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The 2017-18 NBA seasons has already seen its share of wins and losses for Nike and their newly designed jerseys both on court and amongst fans.

Coming into said campaign with high expectations, the mood was of some disappointment early on as redesigns were few (not necessarily Nike’s fault) and that on-court authentics were ripping in game on the likes of LeBron James and Draymond Green among others.

Approaching the holiday season, the tide turned as Nike unveiled their celebrated collection of City jerseys — each offering a unique ode to the home franchises who would wear them on court and their fans who would soon follow.

While the dialogue has warmed up regarding the Nike jerseys for good reason, there apparently have been issues around the country for fans who’ve purchased the Nike NBA Swingman jerseys.

Profiled by WCPO Cincinnati, a mother of two presents youth sized Nike Swingman jerseys of LeBron James and Russell Westbrook alike that were purchased at Christmas but have already started peeling and falling apart.

In regards to monetary value, the adult size Swingman jerseys run $110 a pop while the big kids Swingman jerseys retail at $70. As for the big kids version, a survey of the page for the Curry jersey on Nike’s e-comm site shows a 1 out of 5 star rating with the following reviews:

A screenshot of Nike Swingman Big Kid’s jersey customer reviews from

Jersey fans in the game more than a few years — or in some cases more than a few decades — know how delicate replicas of any rank can be. In the ’90s, Champion replicas were known to chip after many washes (or more so drys) while the Nike swingman jerseys of the early ’00s were known to fade considerably when thrown through the cycle and especially dryer.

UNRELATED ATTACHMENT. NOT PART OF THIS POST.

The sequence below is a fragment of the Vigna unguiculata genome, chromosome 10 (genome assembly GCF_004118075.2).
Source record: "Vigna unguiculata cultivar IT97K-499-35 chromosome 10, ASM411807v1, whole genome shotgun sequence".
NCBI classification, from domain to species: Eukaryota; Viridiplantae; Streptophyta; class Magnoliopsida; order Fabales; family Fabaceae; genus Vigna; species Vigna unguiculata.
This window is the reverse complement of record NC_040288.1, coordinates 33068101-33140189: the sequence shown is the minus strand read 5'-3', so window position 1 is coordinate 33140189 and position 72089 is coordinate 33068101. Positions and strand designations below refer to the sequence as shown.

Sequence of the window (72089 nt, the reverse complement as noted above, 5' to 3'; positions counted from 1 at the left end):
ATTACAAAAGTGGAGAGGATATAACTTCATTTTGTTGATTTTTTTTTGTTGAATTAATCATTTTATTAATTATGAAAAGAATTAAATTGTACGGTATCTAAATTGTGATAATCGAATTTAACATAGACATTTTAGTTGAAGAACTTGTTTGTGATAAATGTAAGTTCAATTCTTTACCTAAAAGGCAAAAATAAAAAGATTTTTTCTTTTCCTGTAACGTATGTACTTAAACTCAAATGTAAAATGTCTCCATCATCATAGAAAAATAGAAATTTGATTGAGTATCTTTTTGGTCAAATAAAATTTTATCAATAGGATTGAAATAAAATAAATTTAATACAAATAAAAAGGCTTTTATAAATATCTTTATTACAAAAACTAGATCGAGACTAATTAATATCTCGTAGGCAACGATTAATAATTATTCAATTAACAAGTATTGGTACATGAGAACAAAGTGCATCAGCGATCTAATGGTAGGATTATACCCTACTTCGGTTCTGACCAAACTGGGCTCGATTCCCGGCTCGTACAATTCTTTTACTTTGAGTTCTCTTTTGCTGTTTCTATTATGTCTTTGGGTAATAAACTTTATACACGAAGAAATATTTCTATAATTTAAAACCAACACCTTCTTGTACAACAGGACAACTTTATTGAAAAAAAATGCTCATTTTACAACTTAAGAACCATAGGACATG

Still, the 2017-18 Nike jerseys are listed on their ecomm site as being “Machine wash” with no instruction online of needing to hang-dry — a time/logistic inconvenience, sure, but typically speaking the best practice for taking care of a jersey that features what Nike refers to as  ‘Heat-applied twill name and number’ detailing.

For those with jerseys falling apart, Nike has always been good about offering returns or vouchers for defective product and one would assume the current NBA jerseys would be no different. The best practice on refunds/returns is typically reaching out to Nike customer service online or at one of their flagship or outlet stores.

Refunds or returns aside, one would hope that next season’s jerseys would be better. While this is the first year Nike has had the new contract and some learning curve is expected, this is still Nike and the deal was finalize and announced all the way back in June of 2015. In the time prior and the time since, Nike has had plenty of experience making similar product — most notably college basketball jerseys — that register as well-made with no publicized criticism to the level of its NBA debut.

Despite noted flaws, the Nike x NBA partnership, which is set to run 8 years and is expected have cost the Swoosh $1 Billion for the course of that time, is not without its innovation given the massive investment. The recycled construction, body-mapping design (which can be seen in video testing here) and Connected feature are all compelling beyond a press release and of value or interest to just about any wearer. In addition, it appears their is real R&D being done, which is naturally bolstered by Nike’s uncanny ability to market.

Still, recent innovations in regards to making product ‘lightweight’ or ‘streamlined’ has often resulted in product that’s effectively cheaper and lower quality for that of the paying consumer. Cutting material expenses and mass producing goods means increasing units and cutting costs in general, which both bode well for Nike’s publicly announced goal in 2015 — the same year the NBA deal was signed — to reach $50 Billion in revenue by the fiscal end of 2020.

This introductory run of NBA jerseys — both on court and at retail — seems to echo such sentiments as we await and hope for better product in the seasons that follow.

For all information regarding Nike’s return policy, click here.

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